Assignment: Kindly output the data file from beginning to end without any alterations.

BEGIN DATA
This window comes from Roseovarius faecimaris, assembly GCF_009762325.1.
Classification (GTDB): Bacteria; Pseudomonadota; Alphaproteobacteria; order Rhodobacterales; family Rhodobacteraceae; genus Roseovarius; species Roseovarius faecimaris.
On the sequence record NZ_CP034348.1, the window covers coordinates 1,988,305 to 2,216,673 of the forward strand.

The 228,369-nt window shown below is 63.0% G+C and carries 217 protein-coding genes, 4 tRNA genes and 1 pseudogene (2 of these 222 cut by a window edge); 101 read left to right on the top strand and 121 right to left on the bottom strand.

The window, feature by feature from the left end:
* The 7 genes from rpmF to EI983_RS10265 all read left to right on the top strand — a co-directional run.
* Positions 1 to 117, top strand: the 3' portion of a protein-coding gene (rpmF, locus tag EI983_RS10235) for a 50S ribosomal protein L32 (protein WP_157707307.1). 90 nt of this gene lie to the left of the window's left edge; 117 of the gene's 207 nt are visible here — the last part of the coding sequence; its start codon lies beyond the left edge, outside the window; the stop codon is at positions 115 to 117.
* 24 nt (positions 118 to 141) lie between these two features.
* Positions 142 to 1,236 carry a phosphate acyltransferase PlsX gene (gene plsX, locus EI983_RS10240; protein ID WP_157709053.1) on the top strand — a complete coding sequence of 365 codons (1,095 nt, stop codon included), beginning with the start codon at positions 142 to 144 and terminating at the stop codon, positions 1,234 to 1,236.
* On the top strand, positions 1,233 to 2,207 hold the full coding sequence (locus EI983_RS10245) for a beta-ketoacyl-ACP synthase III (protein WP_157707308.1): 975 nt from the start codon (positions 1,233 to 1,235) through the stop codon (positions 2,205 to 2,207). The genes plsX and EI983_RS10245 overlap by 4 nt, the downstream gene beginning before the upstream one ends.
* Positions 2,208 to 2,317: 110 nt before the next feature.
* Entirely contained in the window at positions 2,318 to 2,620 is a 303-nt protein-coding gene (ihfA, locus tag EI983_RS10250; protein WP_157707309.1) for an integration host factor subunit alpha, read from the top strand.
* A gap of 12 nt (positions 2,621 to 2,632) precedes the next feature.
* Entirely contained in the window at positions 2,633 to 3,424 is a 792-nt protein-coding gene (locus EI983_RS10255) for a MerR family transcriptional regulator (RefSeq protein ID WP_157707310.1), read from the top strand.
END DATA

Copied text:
This window comes from Roseovarius faecimaris, assembly GCF_009762325.1.
Classification (GTDB): Bacteria; Pseudomonadota; Alphaproteobacteria; order Rhodobacterales; family Rhodobacteraceae; genus Roseovarius; species Roseovarius faecimaris.
On the sequence record NZ_CP034348.1, the window covers coordinates 1,988,305 to 2,216,673 of the forward strand.

The 228,369-nt window shown below is 63.0% G+C and carries 217 protein-coding genes, 4 tRNA genes and 1 pseudogene (2 of these 222 cut by a window edge); 101 read left to right on the top strand and 121 right to left on the bottom strand.

The window, feature by feature from the left end:
* The 7 genes from rpmF to EI983_RS10265 all read left to right on the top strand — a co-directional run.
* Positions 1 to 117, top strand: the 3' portion of a protein-coding gene (rpmF, locus tag EI983_RS10235) for a 50S ribosomal protein L32 (protein WP_157707307.1). 90 nt of this gene lie to the left of the window's left edge; 117 of the gene's 207 nt are visible here — the last part of the coding sequence; its start codon lies beyond the left edge, outside the window; the stop codon is at positions 115 to 117.
* 24 nt (positions 118 to 141) lie between these two features.
* Positions 142 to 1,236 carry a phosphate acyltransferase PlsX gene (gene plsX, locus EI983_RS10240; protein ID WP_157709053.1) on the top strand — a complete coding sequence of 365 codons (1,095 nt, stop codon included), beginning with the start codon at positions 142 to 144 and terminating at the stop codon, positions 1,234 to 1,236.
* On the top strand, positions 1,233 to 2,207 hold the full coding sequence (locus EI983_RS10245) for a beta-ketoacyl-ACP synthase III (protein WP_157707308.1): 975 nt from the start codon (positions 1,233 to 1,235) through the stop codon (positions 2,205 to 2,207). The genes plsX and EI983_RS10245 overlap by 4 nt, the downstream gene beginning before the upstream one ends.
* Positions 2,208 to 2,317: 110 nt before the next feature.
* Entirely contained in the window at positions 2,318 to 2,620 is a 303-nt protein-coding gene (ihfA, locus tag EI983_RS10250; protein WP_157707309.1) for an integration host factor subunit alpha, read from the top strand.
* A gap of 12 nt (positions 2,621 to 2,632) precedes the next feature.
* Entirely contained in the window at positions 2,633 to 3,424 is a 792-nt protein-coding gene (locus EI983_RS10255) for a MerR family transcriptional regulator (RefSeq protein ID WP_157707310.1), read from the top strand.